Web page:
This could be a genuinely fascinating, groundbreaking mix of influences, and the best tracks on The Separation of Church & Hate prove that religious conviction and the experiments of Irving's heroes (Throbbing Gristle, This Heat) can coexist with surprising fluidity. "The Winds & the Sea Obey Him" is a dynamic explosion of rapturous-sounding white noise and industrial clatter; "Amazing Grace" adds acoustic guitar and various synth layers until it reaches a searing climax; "Under God" and "Companions" exude dynamic chatter between staticky vocal samples and rhythmic noises from "the Crutch" that sounds like a spiritually heated conversation. Unfortunately, the rest of The Separation of Church & Hate takes continuous vocal samples from a southern Baptist convention and strings them across minimal backgrounds of percussion and crunchy ambience -- all sounding like a mediocre, white-trashy sermon filtered through an AM radio receiver or two.
Even with these few missteps, Irving has at least succeeded in transcending the myopic rules of a majority of his religious brethren, crafting an occasionally intense, consistently experimental album. The Separation of Church & State is an anomaly -- a genuine headtrip for believers and unbelievers alike.
~ Matt Pierce, Splendid

Silber records is not a label that attracts the mass media and you only need to hear one of their artists style to understand that. There roster consists of beyond left field artists such as the Clang Quartet. There is one man behind this project and his name is Scotty Irving. The Separation of Church and Hate is his sophomore release diving into the field of religion. I don't know how to break it down, but the best description I can give to you is layers of rhythms close to a poorman's techno. Majority of the tracks have spoken messages that are done up like speeches or a newscast reports over the abstract music. Tracks like "The Infidel Within" wages through the controversy of the rumor that Satan is in business with the company Proctor and Gamble. This rumor actually still exists today. It was something that started by a rival that said profits of Proctor and Gamble go to the Church of Satan. It also speaks that Christians are easily mislead due to their lack of thinking for themselves. I don't think Scotty gives his stand on this, but throws both sides into the ring for the listener to decide. Other topics that he dives into are racial prejudices, and decay of society. This is a cd not for your average listener, but the oddball thinkers are ones who are exhausted of any sort of melody. There are splashes of guitar, keyboards, bass that appear, but don't really stand out as they take a backseat to the beats and some whacked out effects.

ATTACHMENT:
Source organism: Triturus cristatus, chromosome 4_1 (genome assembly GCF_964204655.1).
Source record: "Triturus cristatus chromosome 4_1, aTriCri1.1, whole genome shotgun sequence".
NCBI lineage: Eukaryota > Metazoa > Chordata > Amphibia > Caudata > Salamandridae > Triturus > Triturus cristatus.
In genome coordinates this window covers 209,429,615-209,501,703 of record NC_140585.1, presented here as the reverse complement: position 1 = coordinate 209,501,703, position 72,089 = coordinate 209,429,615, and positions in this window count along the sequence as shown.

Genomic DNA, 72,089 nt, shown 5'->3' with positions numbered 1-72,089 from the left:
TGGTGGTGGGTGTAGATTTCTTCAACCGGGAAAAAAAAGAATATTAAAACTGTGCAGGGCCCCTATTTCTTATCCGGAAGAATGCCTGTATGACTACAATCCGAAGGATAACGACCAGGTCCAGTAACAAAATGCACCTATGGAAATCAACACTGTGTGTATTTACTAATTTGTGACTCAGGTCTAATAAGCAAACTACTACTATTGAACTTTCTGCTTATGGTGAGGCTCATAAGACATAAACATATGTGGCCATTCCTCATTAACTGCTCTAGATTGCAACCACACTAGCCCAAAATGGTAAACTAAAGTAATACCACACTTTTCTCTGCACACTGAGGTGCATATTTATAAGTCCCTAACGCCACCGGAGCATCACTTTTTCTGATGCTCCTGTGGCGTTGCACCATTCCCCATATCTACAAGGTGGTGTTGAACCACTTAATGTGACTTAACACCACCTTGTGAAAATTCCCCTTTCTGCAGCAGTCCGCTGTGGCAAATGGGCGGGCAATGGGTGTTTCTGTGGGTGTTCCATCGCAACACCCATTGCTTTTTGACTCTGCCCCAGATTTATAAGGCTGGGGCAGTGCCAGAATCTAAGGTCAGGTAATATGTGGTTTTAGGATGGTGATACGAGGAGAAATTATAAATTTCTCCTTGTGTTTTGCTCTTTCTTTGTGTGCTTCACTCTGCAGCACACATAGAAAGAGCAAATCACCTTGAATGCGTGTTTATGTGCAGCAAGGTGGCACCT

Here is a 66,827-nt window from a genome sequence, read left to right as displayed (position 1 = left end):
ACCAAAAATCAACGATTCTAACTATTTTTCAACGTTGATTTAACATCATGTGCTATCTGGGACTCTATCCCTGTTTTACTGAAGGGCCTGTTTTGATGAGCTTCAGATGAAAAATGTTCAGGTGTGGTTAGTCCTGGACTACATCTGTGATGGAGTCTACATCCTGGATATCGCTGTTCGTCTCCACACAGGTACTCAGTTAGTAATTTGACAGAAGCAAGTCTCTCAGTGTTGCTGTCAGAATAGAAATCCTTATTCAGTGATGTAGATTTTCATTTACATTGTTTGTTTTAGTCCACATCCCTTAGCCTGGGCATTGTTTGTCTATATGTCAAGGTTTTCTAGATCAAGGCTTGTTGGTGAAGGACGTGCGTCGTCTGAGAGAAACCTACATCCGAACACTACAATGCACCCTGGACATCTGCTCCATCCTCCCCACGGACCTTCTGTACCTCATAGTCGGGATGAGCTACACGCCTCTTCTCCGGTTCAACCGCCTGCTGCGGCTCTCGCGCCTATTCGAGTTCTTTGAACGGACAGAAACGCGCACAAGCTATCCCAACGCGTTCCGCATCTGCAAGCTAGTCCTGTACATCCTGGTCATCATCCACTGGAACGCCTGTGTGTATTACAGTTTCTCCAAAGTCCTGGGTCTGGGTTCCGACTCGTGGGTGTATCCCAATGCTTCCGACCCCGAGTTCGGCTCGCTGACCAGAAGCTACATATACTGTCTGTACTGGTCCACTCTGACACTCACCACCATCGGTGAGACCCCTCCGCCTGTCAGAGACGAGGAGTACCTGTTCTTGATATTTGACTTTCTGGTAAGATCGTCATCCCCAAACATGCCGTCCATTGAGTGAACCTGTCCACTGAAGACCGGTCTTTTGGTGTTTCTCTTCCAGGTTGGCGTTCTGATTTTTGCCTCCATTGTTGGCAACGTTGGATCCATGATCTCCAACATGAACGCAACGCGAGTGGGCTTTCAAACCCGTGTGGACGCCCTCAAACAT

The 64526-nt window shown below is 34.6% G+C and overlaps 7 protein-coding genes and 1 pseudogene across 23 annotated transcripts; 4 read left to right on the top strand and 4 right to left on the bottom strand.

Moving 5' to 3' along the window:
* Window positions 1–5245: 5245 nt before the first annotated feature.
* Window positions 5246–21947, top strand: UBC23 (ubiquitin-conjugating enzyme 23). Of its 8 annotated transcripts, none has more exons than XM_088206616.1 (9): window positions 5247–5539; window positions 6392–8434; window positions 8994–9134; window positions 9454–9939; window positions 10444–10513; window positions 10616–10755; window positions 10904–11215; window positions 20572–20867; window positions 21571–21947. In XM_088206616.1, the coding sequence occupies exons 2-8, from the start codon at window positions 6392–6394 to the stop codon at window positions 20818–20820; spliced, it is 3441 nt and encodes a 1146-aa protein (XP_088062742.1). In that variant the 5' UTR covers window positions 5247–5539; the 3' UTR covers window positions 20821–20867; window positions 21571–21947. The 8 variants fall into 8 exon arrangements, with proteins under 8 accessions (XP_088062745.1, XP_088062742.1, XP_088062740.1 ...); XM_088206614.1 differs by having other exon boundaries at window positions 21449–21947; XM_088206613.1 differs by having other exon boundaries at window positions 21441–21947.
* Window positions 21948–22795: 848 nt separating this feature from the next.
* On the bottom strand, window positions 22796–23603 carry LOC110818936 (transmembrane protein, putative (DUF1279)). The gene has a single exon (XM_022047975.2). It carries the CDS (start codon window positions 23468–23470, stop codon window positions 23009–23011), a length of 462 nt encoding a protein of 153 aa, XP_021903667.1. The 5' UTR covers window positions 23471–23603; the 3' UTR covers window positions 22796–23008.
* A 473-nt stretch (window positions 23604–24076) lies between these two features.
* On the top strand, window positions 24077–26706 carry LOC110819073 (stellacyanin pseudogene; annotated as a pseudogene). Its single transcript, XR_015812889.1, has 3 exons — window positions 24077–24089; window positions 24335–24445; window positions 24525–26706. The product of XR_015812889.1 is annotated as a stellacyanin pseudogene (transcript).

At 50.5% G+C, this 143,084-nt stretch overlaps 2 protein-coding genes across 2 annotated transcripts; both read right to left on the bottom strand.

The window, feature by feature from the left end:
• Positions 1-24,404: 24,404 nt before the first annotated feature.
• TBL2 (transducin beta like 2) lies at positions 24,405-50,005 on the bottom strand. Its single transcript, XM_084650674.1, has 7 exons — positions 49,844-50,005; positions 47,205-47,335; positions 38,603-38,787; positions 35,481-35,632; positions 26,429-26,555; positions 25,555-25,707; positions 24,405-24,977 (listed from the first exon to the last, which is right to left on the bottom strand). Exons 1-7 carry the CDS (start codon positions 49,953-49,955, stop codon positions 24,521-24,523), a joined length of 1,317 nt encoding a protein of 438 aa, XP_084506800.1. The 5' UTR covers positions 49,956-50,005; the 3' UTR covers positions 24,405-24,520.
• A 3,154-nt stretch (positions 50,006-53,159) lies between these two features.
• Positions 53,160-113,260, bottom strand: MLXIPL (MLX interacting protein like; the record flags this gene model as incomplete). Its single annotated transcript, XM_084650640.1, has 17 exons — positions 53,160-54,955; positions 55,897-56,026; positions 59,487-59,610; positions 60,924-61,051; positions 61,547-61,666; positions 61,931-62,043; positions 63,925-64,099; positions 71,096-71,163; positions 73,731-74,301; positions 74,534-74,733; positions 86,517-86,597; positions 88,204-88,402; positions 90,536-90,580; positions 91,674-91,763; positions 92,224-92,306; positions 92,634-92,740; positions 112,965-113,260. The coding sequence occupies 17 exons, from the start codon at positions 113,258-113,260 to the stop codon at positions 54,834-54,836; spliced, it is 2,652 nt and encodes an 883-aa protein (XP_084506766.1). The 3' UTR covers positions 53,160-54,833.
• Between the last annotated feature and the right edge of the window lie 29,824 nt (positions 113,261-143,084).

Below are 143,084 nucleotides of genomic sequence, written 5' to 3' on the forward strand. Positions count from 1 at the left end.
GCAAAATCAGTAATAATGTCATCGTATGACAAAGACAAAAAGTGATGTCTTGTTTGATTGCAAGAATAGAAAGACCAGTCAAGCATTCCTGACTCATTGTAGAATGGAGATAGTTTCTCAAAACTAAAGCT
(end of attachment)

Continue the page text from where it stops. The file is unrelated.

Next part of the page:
Not my cup of tea, but I know this would go down easy for the one or two of you out there.
~ Kristian Anderson, Reader Weekly

Scotty Irving embraces controversy and his second solo album as the Clang Quartet is as disturbing and uncomfortable as can be. Both leftfield music fans and Christians will agree. His sound constructions include drum machines, percussion (after all, he is a percussionist and most of the music is rhythmic in essence), noise generated on a self-made instrument called "The Crutch," occasional rhythm guitars and one-finger keyboard melodies. Tracks like "Companions" and "Under God" pair harsh noise and free improvisation. The avant-garde music fan will find them interesting, especially "The Winds & The Sea Obey Him," which throws together two different performances in the left and right speaker -- it sounds like a battle of the bands between two incarnations of the Nihilist Spasm Band. Elsewhere one thinks of Monty Cantsin (megaphone Industrial poet extraordinaire) jamming with Helgoland. But what strikes most about Clang Quartet is Irving¹s televangelist-inspired rants. An affirmed Christian, he tackles religious issues like: the rumors that the company Proctor & Gamble had ties to satanism ("The Infidel Within"), the existence of Hell ("Hadephobia"), racism and peer pressure ("The Separation of Church & Hate"). Hearing these topics in the context of so-called experimental music is very unusual and disturbing. Again, this reviewer doesn¹t think religion can¹t have a place in avant-garde music, but one is tempted to interpret Irving¹s speeches as satire (in the vein of Rhythm Activism) or hoax. And the way he weaves excerpts from a news feature on one of his concerts into "Two or More Gathered in HIS Name Part 2" pushes self-indulgence to a new limit. Be warned.
~ François Couture, All-Music Guide